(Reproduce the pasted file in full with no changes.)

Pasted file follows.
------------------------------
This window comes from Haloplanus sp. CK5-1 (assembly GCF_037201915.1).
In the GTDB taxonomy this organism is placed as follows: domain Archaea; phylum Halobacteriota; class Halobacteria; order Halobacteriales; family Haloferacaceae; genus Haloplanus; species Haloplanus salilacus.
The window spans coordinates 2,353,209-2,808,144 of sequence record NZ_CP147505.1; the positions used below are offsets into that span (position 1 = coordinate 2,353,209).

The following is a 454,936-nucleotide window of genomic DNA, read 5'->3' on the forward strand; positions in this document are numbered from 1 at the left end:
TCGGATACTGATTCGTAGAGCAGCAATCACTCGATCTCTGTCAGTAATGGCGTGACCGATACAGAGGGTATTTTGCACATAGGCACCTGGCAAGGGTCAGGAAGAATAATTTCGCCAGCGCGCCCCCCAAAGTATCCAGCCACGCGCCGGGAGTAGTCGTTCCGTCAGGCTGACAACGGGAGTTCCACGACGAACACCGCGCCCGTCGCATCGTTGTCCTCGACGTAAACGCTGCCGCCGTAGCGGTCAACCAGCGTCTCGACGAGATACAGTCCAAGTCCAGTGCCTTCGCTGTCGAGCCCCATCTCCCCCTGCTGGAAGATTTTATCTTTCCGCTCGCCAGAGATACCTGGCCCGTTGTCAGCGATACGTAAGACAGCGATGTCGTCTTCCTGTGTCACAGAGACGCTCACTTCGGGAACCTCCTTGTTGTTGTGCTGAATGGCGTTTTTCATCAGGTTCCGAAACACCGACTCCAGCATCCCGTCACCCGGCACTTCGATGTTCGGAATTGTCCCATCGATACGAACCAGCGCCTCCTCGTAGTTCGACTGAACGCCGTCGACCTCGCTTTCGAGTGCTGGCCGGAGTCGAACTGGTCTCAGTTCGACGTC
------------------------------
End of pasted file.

This window comes from Haloplanus sp. CK5-1 (assembly GCF_037201915.1).
In the GTDB taxonomy this organism is placed as follows: domain Archaea; phylum Halobacteriota; class Halobacteria; order Halobacteriales; family Haloferacaceae; genus Haloplanus; species Haloplanus salilacus.
The window spans coordinates 2,353,209-2,808,144 of sequence record NZ_CP147505.1; the positions used below are offsets into that span (position 1 = coordinate 2,353,209).

The following is a 454,936-nucleotide window of genomic DNA, read 5'->3' on the forward strand; positions in this document are numbered from 1 at the left end:
TCGGATACTGATTCGTAGAGCAGCAATCACTCGATCTCTGTCAGTAATGGCGTGACCGATACAGAGGGTATTTTGCACATAGGCACCTGGCAAGGGTCAGGAAGAATAATTTCGCCAGCGCGCCCCCCAAAGTATCCAGCCACGCGCCGGGAGTAGTCGTTCCGTCAGGCTGACAACGGGAGTTCCACGACGAACACCGCGCCCGTCGCATCGTTGTCCTCGACGTAAACGCTGCCGCCGTAGCGGTCAACCAGCGTCTCGACGAGATACAGTCCAAGTCCAGTGCCTTCGCTGTCGAGCCCCATCTCCCCCTGCTGGAAGATTTTATCTTTCCGCTCGCCAGAGATACCTGGCCCGTTGTCAGCGATACGTAAGACAGCGATGTCGTCTTCCTGTGTCACAGAGACGCTCACTTCGGGAACCTCCTTGTTGTTGTGCTGAATGGCGTTTTTCATCAGGTTCCGAAACACCGACTCCAGCATCCCGTCACCCGGCACTTCGATGTTCGGAATTGTCCCATCGATACGAACCAGCGCCTCCTCGTAGTTCGACTGAACGCCGTCGACCTCGCTTTCGAGTGCTGGCCGGAGTCGAACTGGTCTCAGTTCGACGTC